Fists fly as villagers go to war in annual 'Bottle Kicking' battle

Don’t lose your BOTTLE! Fists fly and beer spills as hundreds of Leicestershire villagers go to war in the annual Easter Monday ‘Bottle Kicking’ battle between Hallaton and Medbourne

  • The traditional game takes place between Hallaton and neighbouring village Medbourne in Leicestershire
  • It involves residents competing against each other to get a wooden beer cask across each other’s boundary
  • Event has not taking place since 2019 due to Covid, but boisterous residents were pictured bloody on Monday
  • Tradition is thought to date back hundreds of years and also involves a hare pie being thrown into crowds

Locals from two neighbouring villages have been left bloodied after competing in a 1,000-year-old game of ‘bottle-kicking’ for the first time in three years.

Residents of Hallaton and Medbourne, Leicestershire, have been competing against each other to get a wooden beer cask across each other’s boundary as part of an Easter Monday tradition.

The annual event, cancelled in 2020 and 2021 due to Covid, is claimed to date back to Pagan times. 

It reportedly first started when a local vicar gave poor residents in Hallaton a pie and beer every Easter Monday, which Medbourne residents subsequently took. 

But villagers were back at it again today as crowds filled the streets and tussled over an old fashioned barrels sealed closed with a wax stamp depicting a hare. 

The day begins with a parade through both villages in which locals carry a large hare pie and three ‘bottles’ – two filled with beer and a third ‘dummy’ barrel painted red and white and filled with wood.

Crowds desperately dive to the floor to try and get their hands on one of the bottles as the game took place for the first time since 2019 today

A player carrying the ‘bottle’, an old field barrel holding about a gallon of beer, crashes into a female spectator during the traditional game

Villagers, some topless or wearing ruby attire, scramble to get their hands on one of the barrels

A man tries to scramble away from other villagers while holding one of the three bottles on Monday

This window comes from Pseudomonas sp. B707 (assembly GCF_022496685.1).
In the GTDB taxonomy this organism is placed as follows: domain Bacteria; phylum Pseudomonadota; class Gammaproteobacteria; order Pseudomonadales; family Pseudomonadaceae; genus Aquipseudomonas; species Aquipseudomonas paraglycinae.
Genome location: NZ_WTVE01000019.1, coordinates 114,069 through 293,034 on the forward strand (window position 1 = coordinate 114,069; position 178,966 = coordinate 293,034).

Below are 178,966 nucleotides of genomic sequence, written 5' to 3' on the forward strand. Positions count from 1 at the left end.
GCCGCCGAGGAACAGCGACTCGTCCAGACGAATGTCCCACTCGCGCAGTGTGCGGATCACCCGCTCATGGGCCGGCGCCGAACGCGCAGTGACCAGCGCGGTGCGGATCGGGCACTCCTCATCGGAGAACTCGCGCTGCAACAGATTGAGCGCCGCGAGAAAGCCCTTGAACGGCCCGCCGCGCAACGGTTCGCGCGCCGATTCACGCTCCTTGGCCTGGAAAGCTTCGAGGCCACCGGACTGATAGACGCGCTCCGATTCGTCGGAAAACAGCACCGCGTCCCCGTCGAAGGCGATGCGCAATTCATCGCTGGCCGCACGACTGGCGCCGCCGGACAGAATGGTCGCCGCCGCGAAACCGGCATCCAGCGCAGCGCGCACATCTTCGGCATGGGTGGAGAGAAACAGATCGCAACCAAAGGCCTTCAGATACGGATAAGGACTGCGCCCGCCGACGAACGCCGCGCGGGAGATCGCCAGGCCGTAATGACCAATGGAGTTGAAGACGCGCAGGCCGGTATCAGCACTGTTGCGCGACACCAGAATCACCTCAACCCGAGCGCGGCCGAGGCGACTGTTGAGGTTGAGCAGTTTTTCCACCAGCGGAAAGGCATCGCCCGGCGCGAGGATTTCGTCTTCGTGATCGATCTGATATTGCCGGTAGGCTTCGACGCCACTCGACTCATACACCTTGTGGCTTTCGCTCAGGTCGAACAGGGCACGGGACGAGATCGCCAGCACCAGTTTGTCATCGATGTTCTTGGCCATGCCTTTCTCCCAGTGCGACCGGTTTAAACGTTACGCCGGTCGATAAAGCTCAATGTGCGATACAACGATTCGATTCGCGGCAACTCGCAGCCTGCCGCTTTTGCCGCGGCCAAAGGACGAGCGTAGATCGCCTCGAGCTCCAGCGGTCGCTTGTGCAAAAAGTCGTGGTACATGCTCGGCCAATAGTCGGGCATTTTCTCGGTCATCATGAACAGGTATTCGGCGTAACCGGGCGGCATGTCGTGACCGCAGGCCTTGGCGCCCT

An aggressive fight takes place to secure the barrel in the no holds barred game of bottle kicking

The game see participants compete to bring the ‘bottle’ across a boundary stream in their respective village

A large hare pie is thrown into a crowd in Hallaton before the bottle-kicking game got underway this afternoon

A barrel is thrown in the air three times to signal the beginning of the game, before villagers dive to get their hands on it

Blood drips from the head of one villager who took part in the traditional game on Easter Monday

Warrener John Morrison (centre) leads the hare pie parade before the annual game of bottle-kicking in Hallaton

The hare pie is paraded through the village before the annual game between Hallaton and neighbouring Medbourne

One of the ‘bottles’, an old fashioned barrel, is carried by villagers from Medbourne to the neighbouring village of Hallaton before the game

Three ‘bottles’, old fashioned barrels, are carried by villagers before the game kicked off this afternoon

A large group of villagers carry one of the barrels on Easter Monday as the game took place for the first time since 2019

The pie is blessed by a Hallaton vicar, before being cut apart and thrown towards onlooking crowds to scramble over the food.

In the afternoon, the bottle-kicking gets underway with no rules aside from no ‘eye-gouging, strangling or use of weapons’, while organisers keenly insist they cannot accept any liability for injury. 

Each barrel is thrown in the air three times to signal the beginning of the game, before residents of each village attempt to get the barrels over their neighbours’ stream – around a mile apart.

Upon the end of the game, which often lasts beyond an hour, residents retire to local pubs.

One of the ‘bottles’, an old fashioned barrel, is filled with ale at the Fox Inn in Hallaton, Leicestershire before the annual game

One of the bottle is filled with beer, which is later consumed by victorious villagers standing by the Hallaton’s Butterworth monument

One of the ‘bottles’, an old fashioned barrel, is sealed with a wax stamp depicting a hare before being taken away to be used in the game

The wax stamp depicting a hare, which is later used during the feisty game between Hallaton and the neighbouring village of Medbourne

Participants are advised to take ‘extreme caution’, but pictures on Monday showed bloodied villagers as many took to the floor to get their hands on the prestigious barrels. 

The task of moving the barrels at all became increasingly difficult as scrums broke out between the residents.

Following the game, both participants and spectators return to the Buttercross, a monument in Hallaton, where individual villagers receive recognition for strong effort before an opened bottle is passed around for everyone to drink.   

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